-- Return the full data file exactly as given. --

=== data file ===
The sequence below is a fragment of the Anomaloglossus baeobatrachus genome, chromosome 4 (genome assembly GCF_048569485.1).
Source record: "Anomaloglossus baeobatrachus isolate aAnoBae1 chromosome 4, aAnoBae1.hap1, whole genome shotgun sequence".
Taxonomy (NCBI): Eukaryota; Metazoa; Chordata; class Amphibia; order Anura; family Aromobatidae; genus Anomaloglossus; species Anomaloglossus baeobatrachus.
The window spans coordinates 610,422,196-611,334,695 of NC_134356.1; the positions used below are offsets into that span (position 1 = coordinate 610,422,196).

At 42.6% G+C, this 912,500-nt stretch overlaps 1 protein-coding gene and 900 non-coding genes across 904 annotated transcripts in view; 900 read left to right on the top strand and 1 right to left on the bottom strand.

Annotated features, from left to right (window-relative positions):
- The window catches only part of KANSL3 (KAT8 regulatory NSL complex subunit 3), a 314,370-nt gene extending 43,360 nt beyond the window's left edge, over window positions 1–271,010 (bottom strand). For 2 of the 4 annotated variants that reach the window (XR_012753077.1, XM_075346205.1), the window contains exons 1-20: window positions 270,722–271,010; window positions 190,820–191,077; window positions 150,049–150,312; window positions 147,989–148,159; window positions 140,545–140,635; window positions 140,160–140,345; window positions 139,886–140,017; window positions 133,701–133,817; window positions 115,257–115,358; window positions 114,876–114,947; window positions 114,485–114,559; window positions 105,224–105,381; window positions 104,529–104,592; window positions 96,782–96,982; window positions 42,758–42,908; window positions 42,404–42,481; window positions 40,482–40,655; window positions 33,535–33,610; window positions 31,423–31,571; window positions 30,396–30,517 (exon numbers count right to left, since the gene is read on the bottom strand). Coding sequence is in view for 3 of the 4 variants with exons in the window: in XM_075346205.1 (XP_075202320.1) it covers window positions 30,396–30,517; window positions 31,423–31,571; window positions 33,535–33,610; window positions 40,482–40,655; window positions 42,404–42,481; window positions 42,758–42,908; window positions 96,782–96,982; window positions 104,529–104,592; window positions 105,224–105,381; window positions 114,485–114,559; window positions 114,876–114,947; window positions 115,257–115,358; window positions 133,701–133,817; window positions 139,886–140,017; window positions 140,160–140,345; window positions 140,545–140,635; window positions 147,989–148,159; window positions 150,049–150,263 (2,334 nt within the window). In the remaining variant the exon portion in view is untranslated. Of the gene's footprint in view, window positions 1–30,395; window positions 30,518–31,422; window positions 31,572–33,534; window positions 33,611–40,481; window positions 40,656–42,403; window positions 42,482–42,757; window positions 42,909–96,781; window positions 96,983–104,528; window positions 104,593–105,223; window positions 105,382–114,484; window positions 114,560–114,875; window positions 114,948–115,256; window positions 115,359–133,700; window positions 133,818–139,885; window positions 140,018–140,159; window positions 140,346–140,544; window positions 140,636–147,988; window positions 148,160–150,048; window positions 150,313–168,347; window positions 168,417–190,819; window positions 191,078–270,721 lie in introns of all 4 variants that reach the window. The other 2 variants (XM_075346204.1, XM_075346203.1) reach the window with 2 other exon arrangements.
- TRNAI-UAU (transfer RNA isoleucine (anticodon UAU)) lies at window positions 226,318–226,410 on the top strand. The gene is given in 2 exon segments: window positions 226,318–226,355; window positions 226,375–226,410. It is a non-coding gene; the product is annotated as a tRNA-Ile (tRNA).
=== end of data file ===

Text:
The sequence below is a fragment of the Anomaloglossus baeobatrachus genome, chromosome 4 (genome assembly GCF_048569485.1).
Source record: "Anomaloglossus baeobatrachus isolate aAnoBae1 chromosome 4, aAnoBae1.hap1, whole genome shotgun sequence".
Taxonomy (NCBI): Eukaryota; Metazoa; Chordata; class Amphibia; order Anura; family Aromobatidae; genus Anomaloglossus; species Anomaloglossus baeobatrachus.
The window spans coordinates 610,422,196-611,334,695 of NC_134356.1; the positions used below are offsets into that span (position 1 = coordinate 610,422,196).

At 42.6% G+C, this 912,500-nt stretch overlaps 1 protein-coding gene and 900 non-coding genes across 904 annotated transcripts in view; 900 read left to right on the top strand and 1 right to left on the bottom strand.

Annotated features, from left to right (window-relative positions):
- The window catches only part of KANSL3 (KAT8 regulatory NSL complex subunit 3), a 314,370-nt gene extending 43,360 nt beyond the window's left edge, over window positions 1–271,010 (bottom strand). For 2 of the 4 annotated variants that reach the window (XR_012753077.1, XM_075346205.1), the window contains exons 1-20: window positions 270,722–271,010; window positions 190,820–191,077; window positions 150,049–150,312; window positions 147,989–148,159; window positions 140,545–140,635; window positions 140,160–140,345; window positions 139,886–140,017; window positions 133,701–133,817; window positions 115,257–115,358; window positions 114,876–114,947; window positions 114,485–114,559; window positions 105,224–105,381; window positions 104,529–104,592; window positions 96,782–96,982; window positions 42,758–42,908; window positions 42,404–42,481; window positions 40,482–40,655; window positions 33,535–33,610; window positions 31,423–31,571; window positions 30,396–30,517 (exon numbers count right to left, since the gene is read on the bottom strand). Coding sequence is in view for 3 of the 4 variants with exons in the window: in XM_075346205.1 (XP_075202320.1) it covers window positions 30,396–30,517; window positions 31,423–31,571; window positions 33,535–33,610; window positions 40,482–40,655; window positions 42,404–42,481; window positions 42,758–42,908; window positions 96,782–96,982; window positions 104,529–104,592; window positions 105,224–105,381; window positions 114,485–114,559; window positions 114,876–114,947; window positions 115,257–115,358; window positions 133,701–133,817; window positions 139,886–140,017; window positions 140,160–140,345; window positions 140,545–140,635; window positions 147,989–148,159; window positions 150,049–150,263 (2,334 nt within the window). In the remaining variant the exon portion in view is untranslated. Of the gene's footprint in view, window positions 1–30,395; window positions 30,518–31,422; window positions 31,572–33,534; window positions 33,611–40,481; window positions 40,656–42,403; window positions 42,482–42,757; window positions 42,909–96,781; window positions 96,983–104,528; window positions 104,593–105,223; window positions 105,382–114,484; window positions 114,560–114,875; window positions 114,948–115,256; window positions 115,359–133,700; window positions 133,818–139,885; window positions 140,018–140,159; window positions 140,346–140,544; window positions 140,636–147,988; window positions 148,160–150,048; window positions 150,313–168,347; window positions 168,417–190,819; window positions 191,078–270,721 lie in introns of all 4 variants that reach the window. The other 2 variants (XM_075346204.1, XM_075346203.1) reach the window with 2 other exon arrangements.
- TRNAI-UAU (transfer RNA isoleucine (anticodon UAU)) lies at window positions 226,318–226,410 on the top strand. The gene is given in 2 exon segments: window positions 226,318–226,355; window positions 226,375–226,410. It is a non-coding gene; the product is annotated as a tRNA-Ile (tRNA).